Saif S. Rathore, MPH; Yongfei Wang, MS; Martha J. Radford, MD; Diana L. Ordin, MD, MPH; Harlan M. Krumholz, MD, SM
Disclaimer: The content of this publication does not necessarily reflect the views or policies of the U.S. Department of Health and Human Services, nor does mention of trade names, commercial products, or organization imply endorsement by the U.S. government. The author assumes full responsibility for the accuracy and completeness of the ideas presented. This article is a direct result of the Health Care Quality Improvement Program initiated by the Centers for Medicare & Medicaid Services (formerly Health Care Financing Administration), which has encouraged identification of quality improvement projects derived from analysis of patterns of care and, therefore, required no special funding on the part of this contractor.
Acknowledgments: The authors thank Maria Johnson, BA, for editorial assistance and Jeph Herrin, PhD, for statistical assistance.
Grant Support: By the Centers for Medicare & Medicaid Services (CMS, formerly the Health Care Financing Administration), U.S. Department of Health and Human Services (contract number 500-99-CTO1: “Utilization and Quality Control Peer Review Organization for the State of Connecticut”).
Corresponding Author: Harlan Krumholz, MD, Department of Internal Medicine, Room IE-61 SHM, Yale University School of Medicine, 333 Cedar Street, PO Box 208025, New Haven, CT 06520-8025; email, firstname.lastname@example.org.
Current Author Addresses: Mr. Rathore, Mr. Wang, and Drs. Radford and Krumholz: Section of Cardiovascular Medicine, Department of Internal Medicine, Yale University School of Medicine, 333 Cedar Street, Room I-456 SHM, PO Box 208025, New Haven, CT 06520-8025.
Dr. Ordin: Centers for Medicare & Medicaid Services Boston Regional Office, Government Center, JFK Federal Building, Room 2350, Boston, MA 02203.
Author Contributions: Conception and design: S.S. Rathore, H.M. Krumholz.
Analysis and interpretation of the data: S.S. Rathore, Y. Wang, H.M. Krumholz.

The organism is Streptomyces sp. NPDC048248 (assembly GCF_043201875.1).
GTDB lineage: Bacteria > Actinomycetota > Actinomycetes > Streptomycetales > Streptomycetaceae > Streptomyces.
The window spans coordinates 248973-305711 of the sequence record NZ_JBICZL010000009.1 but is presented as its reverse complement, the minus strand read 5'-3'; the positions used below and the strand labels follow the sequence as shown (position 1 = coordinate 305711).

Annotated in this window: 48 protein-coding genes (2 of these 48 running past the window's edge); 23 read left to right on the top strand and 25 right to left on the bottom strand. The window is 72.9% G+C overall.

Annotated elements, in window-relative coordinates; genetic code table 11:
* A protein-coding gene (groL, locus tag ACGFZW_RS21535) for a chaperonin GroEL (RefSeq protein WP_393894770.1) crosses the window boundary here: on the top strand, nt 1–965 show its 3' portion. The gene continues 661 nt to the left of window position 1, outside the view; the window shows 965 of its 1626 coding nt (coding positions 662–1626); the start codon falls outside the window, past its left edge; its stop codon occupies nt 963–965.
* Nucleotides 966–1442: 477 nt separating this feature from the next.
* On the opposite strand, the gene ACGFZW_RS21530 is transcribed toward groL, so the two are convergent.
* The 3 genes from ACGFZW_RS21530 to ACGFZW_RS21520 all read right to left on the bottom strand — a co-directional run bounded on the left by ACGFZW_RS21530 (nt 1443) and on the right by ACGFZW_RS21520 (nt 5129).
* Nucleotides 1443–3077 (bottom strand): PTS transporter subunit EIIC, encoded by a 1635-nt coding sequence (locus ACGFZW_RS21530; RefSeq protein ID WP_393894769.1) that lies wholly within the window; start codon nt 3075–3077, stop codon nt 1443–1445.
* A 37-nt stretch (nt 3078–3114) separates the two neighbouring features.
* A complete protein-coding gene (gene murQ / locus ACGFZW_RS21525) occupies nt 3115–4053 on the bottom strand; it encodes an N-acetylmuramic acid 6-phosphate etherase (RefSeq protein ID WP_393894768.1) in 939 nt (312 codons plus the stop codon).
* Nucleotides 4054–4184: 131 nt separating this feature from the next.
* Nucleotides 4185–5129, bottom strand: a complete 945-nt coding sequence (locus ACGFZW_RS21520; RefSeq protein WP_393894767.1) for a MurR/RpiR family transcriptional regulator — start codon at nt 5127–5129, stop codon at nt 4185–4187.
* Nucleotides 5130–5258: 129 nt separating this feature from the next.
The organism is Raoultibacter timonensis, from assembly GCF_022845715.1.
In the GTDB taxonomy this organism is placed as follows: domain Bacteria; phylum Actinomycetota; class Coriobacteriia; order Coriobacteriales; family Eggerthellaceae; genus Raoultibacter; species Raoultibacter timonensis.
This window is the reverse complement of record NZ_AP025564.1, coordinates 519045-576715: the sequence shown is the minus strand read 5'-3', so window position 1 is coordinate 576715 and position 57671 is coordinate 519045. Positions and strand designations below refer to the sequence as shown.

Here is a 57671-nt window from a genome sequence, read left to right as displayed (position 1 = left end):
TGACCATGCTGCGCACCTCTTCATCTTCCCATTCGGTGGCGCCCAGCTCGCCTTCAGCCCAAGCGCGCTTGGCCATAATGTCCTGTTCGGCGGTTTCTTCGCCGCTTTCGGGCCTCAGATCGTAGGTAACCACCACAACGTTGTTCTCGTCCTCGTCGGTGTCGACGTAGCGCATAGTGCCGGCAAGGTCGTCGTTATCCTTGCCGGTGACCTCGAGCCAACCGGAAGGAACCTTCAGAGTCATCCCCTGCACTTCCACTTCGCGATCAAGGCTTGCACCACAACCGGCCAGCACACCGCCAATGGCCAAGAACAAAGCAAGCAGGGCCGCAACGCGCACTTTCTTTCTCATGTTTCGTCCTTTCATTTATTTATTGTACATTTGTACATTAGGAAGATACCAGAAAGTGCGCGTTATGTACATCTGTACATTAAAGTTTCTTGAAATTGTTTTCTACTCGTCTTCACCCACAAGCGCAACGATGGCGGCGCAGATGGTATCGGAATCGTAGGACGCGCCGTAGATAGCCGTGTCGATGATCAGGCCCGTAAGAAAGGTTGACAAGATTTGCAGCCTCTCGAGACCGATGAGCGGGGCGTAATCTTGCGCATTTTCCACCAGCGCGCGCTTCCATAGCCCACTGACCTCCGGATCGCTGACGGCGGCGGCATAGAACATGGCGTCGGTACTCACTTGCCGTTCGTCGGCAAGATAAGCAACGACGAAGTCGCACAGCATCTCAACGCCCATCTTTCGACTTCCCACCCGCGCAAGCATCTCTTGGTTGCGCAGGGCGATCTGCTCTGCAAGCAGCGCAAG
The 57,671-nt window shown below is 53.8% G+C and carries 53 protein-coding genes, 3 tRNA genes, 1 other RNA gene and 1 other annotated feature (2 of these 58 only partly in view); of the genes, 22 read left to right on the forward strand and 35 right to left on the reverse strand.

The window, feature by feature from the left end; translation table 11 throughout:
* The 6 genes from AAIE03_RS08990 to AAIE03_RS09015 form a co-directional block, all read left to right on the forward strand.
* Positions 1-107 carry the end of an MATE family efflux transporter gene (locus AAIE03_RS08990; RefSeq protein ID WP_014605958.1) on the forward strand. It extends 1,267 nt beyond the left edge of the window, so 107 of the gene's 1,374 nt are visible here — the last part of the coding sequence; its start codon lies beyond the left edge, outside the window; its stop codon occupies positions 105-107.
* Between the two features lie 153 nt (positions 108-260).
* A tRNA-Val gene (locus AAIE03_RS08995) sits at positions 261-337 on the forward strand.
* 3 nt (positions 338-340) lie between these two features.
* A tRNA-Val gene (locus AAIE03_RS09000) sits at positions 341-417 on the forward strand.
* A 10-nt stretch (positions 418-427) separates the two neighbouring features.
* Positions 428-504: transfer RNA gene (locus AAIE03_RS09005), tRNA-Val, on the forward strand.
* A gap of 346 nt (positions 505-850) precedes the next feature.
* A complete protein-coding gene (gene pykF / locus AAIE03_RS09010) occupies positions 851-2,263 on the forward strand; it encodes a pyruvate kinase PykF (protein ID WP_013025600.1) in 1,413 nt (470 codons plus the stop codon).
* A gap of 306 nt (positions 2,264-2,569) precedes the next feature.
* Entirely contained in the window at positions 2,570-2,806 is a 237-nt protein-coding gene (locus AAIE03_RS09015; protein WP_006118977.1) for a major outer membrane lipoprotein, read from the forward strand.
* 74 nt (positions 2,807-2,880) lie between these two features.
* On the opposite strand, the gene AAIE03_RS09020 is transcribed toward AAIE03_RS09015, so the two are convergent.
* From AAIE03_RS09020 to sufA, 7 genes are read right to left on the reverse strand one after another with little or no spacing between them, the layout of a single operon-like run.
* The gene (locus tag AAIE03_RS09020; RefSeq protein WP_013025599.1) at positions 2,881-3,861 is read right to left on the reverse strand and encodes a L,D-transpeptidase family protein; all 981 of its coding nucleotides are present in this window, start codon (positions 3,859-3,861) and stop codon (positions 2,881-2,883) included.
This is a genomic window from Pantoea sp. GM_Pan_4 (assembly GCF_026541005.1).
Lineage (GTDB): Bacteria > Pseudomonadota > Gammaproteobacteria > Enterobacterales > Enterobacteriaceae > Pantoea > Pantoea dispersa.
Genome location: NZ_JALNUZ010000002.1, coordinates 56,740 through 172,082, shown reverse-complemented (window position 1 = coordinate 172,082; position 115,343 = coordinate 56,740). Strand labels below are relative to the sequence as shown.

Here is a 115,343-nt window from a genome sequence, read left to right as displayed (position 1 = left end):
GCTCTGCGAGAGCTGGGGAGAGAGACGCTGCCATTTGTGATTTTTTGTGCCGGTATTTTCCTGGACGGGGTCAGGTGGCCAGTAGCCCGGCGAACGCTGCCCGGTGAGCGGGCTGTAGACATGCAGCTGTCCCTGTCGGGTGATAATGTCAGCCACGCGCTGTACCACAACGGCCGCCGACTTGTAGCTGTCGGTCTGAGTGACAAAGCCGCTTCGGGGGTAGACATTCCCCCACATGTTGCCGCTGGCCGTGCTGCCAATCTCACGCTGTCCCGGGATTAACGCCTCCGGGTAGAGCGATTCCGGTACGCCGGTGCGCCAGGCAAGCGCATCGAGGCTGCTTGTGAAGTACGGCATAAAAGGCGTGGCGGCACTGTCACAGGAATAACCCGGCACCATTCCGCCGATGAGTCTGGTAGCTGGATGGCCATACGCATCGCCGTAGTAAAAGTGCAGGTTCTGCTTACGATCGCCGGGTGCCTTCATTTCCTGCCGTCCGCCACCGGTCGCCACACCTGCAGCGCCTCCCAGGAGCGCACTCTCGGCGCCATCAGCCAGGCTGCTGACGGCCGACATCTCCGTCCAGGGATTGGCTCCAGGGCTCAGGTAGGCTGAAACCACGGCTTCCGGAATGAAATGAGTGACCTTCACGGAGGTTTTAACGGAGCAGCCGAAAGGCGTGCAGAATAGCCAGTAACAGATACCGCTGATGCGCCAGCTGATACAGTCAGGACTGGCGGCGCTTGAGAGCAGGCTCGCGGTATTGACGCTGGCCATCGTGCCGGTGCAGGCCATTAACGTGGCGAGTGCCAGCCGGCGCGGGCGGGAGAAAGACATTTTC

Drafting of the article: S.S. Rathore.
Critical revision of the article for important intellectual content: S.S. Rathore, Y. Wang, M.J. Radford, D.L. Ordin, H.M. Krumholz.
Final approval of the article: S.S. Rathore, Y. Wang, M.J. Radford, D.L. Ordin, H.M. Krumholz.
Provision of study materials or patients: H.M. Krumholz.
Statistical expertise: S.S. Rathore, Y. Wang, H.M. Krumholz.
Obtaining of funding: M.J. Radford, H.M. Krumholz.
Administrative, technical, or logistic support: M.J. Radford, D.L. Ordin, H.M. Krumholz.
Many studies have found that women are less likely than men to have cardiac catheterization after an acute myocardial infarction; however, it is unknown whether sex differences reflect inappropriate treatment.
To ascertain whether cardiac catheterization use after acute myocardial infarction in men and women varied by sex and the appropriateness of the procedure, as determined by clinical guidelines.
Retrospective analysis of chart-abstracted data.
U.S. acute-care hospitals.
143 444 Medicare patients who were hospitalized for acute myocardial infarction between 1994 and 1996.
Cardiac catheterization use within 60 days of hospitalization for acute myocardial infarction.
Women had lower crude rates of cardiac catheterization than men (35.7% for women vs. 46.5% for men [P < 0.001]; difference, 10.8 percentage points). Multivariable adjustment for demographic, clinical, and hospital characteristics reduced most of the sex differences in procedure use (risk-standardized rates, 40.3% for women vs. 41.9% for men [P < 0.001]; difference, 1.6 percentage points). Sex differences in cardiac catheterization use varied by the appropriateness of the procedure. Risk-standardized rates of cardiac catheterization were similar for men and women with strong indications for the procedure (44.1% for women vs. 44.6% for men [P > 0.2]; difference, 0.5 percentage point). Rates of cardiac catheterization use among patients with weak indications did not significantly differ between men and women (16.5% for women vs. 18.0% for men [P = 0.096]; difference, 1.5 percentage points). Sex differences in cardiac catheterization use were largest for patients with equivocal indications (39.4% for women vs. 42.5% for men [P < 0.001]; difference, 3.1 percentage points).
Among elderly persons, women have lower rates of cardiac catheterization use after an acute myocardial infarction than men. However, this difference was attenuated after multivariable adjustment, and it occurred primarily in patients with equivocal indications. We found no sex variations in procedure use among patients who had strong indications for cardiac catheterization.
Rathore SS, Wang Y, Radford MJ, et al. Sex Differences in Cardiac Catheterization after Acute Myocardial Infarction: The Role of Procedure Appropriateness. Ann Intern Med. 2002;137:487–493. doi: 10.7326/0003-4819-137-6-200209170-00008
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Published: Ann Intern Med. 2002;137(6):487-493.
Acute Coronary Syndromes, Cardiac Diagnosis and Imaging, Cardiology, Coronary Heart Disease, Emergency Medicine.
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